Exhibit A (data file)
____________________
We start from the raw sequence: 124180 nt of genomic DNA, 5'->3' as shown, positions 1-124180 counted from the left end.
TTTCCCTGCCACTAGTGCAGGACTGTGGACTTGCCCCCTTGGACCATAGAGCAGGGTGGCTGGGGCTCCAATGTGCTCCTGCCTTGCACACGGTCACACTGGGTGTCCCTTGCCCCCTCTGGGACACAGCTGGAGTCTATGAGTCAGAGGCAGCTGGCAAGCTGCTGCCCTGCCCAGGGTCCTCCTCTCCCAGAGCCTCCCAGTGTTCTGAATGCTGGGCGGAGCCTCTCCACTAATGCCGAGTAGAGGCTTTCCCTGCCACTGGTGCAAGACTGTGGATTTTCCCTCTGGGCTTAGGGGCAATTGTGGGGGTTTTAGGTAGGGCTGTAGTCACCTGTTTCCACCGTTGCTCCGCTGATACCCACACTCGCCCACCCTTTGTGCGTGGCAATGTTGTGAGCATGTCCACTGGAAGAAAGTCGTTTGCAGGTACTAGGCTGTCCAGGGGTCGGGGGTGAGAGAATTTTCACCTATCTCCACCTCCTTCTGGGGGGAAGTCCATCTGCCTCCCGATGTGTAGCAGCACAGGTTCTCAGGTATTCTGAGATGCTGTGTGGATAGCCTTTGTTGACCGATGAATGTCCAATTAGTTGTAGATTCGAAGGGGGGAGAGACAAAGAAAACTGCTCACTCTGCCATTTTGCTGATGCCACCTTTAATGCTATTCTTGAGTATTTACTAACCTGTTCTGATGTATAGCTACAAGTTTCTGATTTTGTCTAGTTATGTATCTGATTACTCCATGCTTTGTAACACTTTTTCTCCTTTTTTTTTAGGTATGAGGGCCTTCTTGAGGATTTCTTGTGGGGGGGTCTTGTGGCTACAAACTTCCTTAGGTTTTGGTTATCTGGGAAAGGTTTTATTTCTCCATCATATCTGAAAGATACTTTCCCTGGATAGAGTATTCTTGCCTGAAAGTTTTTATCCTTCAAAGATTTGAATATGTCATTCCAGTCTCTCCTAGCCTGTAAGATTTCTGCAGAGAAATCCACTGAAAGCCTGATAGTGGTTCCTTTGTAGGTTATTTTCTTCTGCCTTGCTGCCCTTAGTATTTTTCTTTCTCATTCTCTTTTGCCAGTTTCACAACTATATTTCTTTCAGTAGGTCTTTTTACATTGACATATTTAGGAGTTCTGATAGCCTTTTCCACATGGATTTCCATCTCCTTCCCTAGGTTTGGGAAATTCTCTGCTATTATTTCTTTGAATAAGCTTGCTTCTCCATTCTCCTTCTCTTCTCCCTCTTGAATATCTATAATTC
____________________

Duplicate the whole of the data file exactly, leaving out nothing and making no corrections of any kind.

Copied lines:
We start from the raw sequence: 124180 nt of genomic DNA, 5'->3' as shown, positions 1-124180 counted from the left end.
TTTCCCTGCCACTAGTGCAGGACTGTGGACTTGCCCCCTTGGACCATAGAGCAGGGTGGCTGGGGCTCCAATGTGCTCCTGCCTTGCACACGGTCACACTGGGTGTCCCTTGCCCCCTCTGGGACACAGCTGGAGTCTATGAGTCAGAGGCAGCTGGCAAGCTGCTGCCCTGCCCAGGGTCCTCCTCTCCCAGAGCCTCCCAGTGTTCTGAATGCTGGGCGGAGCCTCTCCACTAATGCCGAGTAGAGGCTTTCCCTGCCACTGGTGCAAGACTGTGGATTTTCCCTCTGGGCTTAGGGGCAATTGTGGGGGTTTTAGGTAGGGCTGTAGTCACCTGTTTCCACCGTTGCTCCGCTGATACCCACACTCGCCCACCCTTTGTGCGTGGCAATGTTGTGAGCATGTCCACTGGAAGAAAGTCGTTTGCAGGTACTAGGCTGTCCAGGGGTCGGGGGTGAGAGAATTTTCACCTATCTCCACCTCCTTCTGGGGGGAAGTCCATCTGCCTCCCGATGTGTAGCAGCACAGGTTCTCAGGTATTCTGAGATGCTGTGTGGATAGCCTTTGTTGACCGATGAATGTCCAATTAGTTGTAGATTCGAAGGGGGGAGAGACAAAGAAAACTGCTCACTCTGCCATTTTGCTGATGCCACCTTTAATGCTATTCTTGAGTATTTACTAACCTGTTCTGATGTATAGCTACAAGTTTCTGATTTTGTCTAGTTATGTATCTGATTACTCCATGCTTTGTAACACTTTTTCTCCTTTTTTTTTAGGTATGAGGGCCTTCTTGAGGATTTCTTGTGGGGGGGTCTTGTGGCTACAAACTTCCTTAGGTTTTGGTTATCTGGGAAAGGTTTTATTTCTCCATCATATCTGAAAGATACTTTCCCTGGATAGAGTATTCTTGCCTGAAAGTTTTTATCCTTCAAAGATTTGAATATGTCATTCCAGTCTCTCCTAGCCTGTAAGATTTCTGCAGAGAAATCCACTGAAAGCCTGATAGTGGTTCCTTTGTAGGTTATTTTCTTCTGCCTTGCTGCCCTTAGTATTTTTCTTTCTCATTCTCTTTTGCCAGTTTCACAACTATATTTCTTTCAGTAGGTCTTTTTACATTGACATATTTAGGAGTTCTGATAGCCTTTTCCACATGGATTTCCATCTCCTTCCCTAGGTTTGGGAAATTCTCTGCTATTATTTCTTTGAATAAGCTTGCTTCTCCATTCTCCTTCTCTTCTCCCTCTTGAATATCTATAATTC